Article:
Legal Takes

The Proposed Copyright Clause Restoration Act of 2022

May 17, 2022

By Aaron M. Arce Stark

© Jirsak

Recently, Missouri Senator Josh Hawley introduced the Copyright Clause Restoration Act of 2022, a bill that, if passed (more on that in just a moment), would set copyright terms for 56 years—28 years initially with the potential of renewal for another 28 years. Here are some basic questions photographers have been asking me about the bill, and my answers to each.

When a photographer captures an image, they own a copyright to that image. When a photographer registers their images with the U.S. Copyright Office, they are protected under the Federal Copyright Act. 

The length of time a photographer owns a copyright—the subject of Senator Hawley’s bill—depends on several factors. As a general rule, for works created after January 1, 1978, a photographer’s copyright protection endures for their life plus an additional 70 years. And for work made for hire, the copyright lasts for 95 years from the year of its first publication or a term of 120 years from the year of its creation, whichever expires first. If Senator Hawley’s bill passed, a photographer’s work would be protected for a significantly shorter period of time.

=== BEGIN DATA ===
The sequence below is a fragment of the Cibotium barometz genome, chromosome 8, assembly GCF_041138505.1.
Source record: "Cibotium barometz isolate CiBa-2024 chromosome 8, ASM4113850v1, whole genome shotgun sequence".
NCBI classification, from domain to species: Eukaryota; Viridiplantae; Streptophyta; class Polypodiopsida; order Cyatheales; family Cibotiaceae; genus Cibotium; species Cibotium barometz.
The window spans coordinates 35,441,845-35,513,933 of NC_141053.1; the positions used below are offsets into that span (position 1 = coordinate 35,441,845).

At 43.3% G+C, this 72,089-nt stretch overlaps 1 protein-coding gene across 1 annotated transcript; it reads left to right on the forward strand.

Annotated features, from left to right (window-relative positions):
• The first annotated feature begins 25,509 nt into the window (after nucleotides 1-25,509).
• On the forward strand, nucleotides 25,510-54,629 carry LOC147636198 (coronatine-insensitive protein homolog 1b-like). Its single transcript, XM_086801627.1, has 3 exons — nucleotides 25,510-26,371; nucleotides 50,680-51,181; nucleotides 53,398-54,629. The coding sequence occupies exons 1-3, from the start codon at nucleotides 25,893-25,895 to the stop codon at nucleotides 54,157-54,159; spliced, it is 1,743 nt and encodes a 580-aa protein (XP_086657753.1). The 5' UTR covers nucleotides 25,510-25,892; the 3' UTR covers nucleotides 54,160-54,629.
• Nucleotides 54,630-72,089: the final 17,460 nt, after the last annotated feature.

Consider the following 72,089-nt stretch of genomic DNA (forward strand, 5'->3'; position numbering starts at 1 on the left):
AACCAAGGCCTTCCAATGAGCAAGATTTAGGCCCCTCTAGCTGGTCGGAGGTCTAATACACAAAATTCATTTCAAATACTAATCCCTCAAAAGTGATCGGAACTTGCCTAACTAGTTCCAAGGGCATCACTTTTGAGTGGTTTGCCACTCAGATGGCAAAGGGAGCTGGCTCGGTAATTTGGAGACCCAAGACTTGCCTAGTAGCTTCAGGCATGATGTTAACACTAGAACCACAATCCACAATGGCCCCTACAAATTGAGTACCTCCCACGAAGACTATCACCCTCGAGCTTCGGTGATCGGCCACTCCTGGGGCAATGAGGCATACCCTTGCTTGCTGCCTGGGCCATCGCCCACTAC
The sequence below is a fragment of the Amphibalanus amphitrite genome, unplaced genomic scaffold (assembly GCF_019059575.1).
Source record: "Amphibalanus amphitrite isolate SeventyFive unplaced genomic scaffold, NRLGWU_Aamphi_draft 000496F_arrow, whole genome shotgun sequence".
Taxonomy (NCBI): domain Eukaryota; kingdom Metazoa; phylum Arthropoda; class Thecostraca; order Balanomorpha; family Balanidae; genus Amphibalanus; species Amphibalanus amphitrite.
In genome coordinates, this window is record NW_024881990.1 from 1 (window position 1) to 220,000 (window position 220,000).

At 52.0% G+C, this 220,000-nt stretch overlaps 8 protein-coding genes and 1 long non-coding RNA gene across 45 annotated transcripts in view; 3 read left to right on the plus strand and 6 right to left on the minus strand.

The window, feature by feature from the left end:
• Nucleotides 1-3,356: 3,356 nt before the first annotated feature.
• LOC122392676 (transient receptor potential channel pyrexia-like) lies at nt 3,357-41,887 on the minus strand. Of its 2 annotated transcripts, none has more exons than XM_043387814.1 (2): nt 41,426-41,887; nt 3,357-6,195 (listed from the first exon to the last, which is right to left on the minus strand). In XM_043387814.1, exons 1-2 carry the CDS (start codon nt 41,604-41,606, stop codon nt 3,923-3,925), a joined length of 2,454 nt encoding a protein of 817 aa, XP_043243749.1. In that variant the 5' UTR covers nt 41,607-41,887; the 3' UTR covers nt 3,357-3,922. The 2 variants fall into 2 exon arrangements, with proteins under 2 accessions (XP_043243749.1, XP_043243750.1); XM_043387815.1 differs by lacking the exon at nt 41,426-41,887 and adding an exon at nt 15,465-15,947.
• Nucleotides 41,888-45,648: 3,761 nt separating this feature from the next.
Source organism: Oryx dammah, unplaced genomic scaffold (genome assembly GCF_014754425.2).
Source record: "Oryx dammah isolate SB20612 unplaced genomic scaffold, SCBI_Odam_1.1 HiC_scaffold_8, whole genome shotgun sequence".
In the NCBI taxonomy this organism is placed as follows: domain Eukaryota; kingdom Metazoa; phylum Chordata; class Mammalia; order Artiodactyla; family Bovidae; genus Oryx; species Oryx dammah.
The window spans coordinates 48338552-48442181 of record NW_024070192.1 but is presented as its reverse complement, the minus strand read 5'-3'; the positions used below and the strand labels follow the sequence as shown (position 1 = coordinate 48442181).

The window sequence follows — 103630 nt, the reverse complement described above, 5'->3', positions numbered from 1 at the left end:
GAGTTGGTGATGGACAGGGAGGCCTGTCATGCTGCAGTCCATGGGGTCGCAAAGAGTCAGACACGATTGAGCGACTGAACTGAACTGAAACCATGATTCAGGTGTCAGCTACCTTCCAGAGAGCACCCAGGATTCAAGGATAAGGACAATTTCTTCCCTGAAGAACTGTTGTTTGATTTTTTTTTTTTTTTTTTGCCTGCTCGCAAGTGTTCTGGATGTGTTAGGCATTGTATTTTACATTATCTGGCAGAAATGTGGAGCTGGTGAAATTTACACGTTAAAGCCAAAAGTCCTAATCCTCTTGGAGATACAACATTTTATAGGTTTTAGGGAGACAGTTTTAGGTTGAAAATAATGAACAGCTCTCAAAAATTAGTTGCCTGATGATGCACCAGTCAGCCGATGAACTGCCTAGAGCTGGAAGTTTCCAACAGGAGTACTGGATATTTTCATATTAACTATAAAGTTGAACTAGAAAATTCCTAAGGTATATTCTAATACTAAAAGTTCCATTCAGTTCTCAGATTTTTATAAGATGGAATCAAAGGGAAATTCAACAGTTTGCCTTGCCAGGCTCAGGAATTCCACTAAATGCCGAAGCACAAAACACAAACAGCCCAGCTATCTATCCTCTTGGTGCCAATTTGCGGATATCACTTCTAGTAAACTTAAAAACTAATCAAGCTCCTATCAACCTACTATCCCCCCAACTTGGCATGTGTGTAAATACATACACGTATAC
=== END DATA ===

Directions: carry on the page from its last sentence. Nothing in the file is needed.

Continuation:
[Read: Supreme Court Copyright Win Ruling a Big Win for Photographers and Other Creators]

2. Will this legislation pass?

Almost certainly not. Senator Hawley’s bill would need to pass the U.S. Senate and the U.S. House of Representatives, and then it would need to be signed into law by the President. This seems unlikely given the current composition of the Congress. But if the unimaginable happened, and the President signed the current version of the bill into law, it would no doubt be challenged in court.

3. Should photographers worry?

Not at all. This Copyright Clause Restoration Act is nothing more than an attempt to publicly criticize The Walt Disney Company, which vocally opposed Florida’s Parental Rights in Education and has since been the target of some policymakers. Senator Hawley made his target clearly known. When announcing this bill, Senator Hawley mentioned Disney, a “woke” corporation, eight times. And his bill includes a provision for companies like Disney that would apply these changes retroactively. In short, Senator Howley’s bill reads like a statement against the iconic mouse—not a reasoned perspective on copyright law. 

4. How can photographers protect their work?

Rather than thinking about this proposed bill, photographers would be wise to spend their time ensuring that they routinely take steps to protect their intellectual property. Timely registering your photographs with the U.S. Copyright Office has several benefits. First, registration is an effective way for photographers to establish the presumption that they own their images. Second, if a photographer discovers that someone or some company uses their images without permission, the photographer will have an enforceable right against the infringer.

Aaron M. Arce Stark is a lawyer for artists and entrepreneurs. Since founding his own practice in 2014, he has built a reputation of solving complex problems for his clients.Learn more about his law firm at Stark.Law LLC.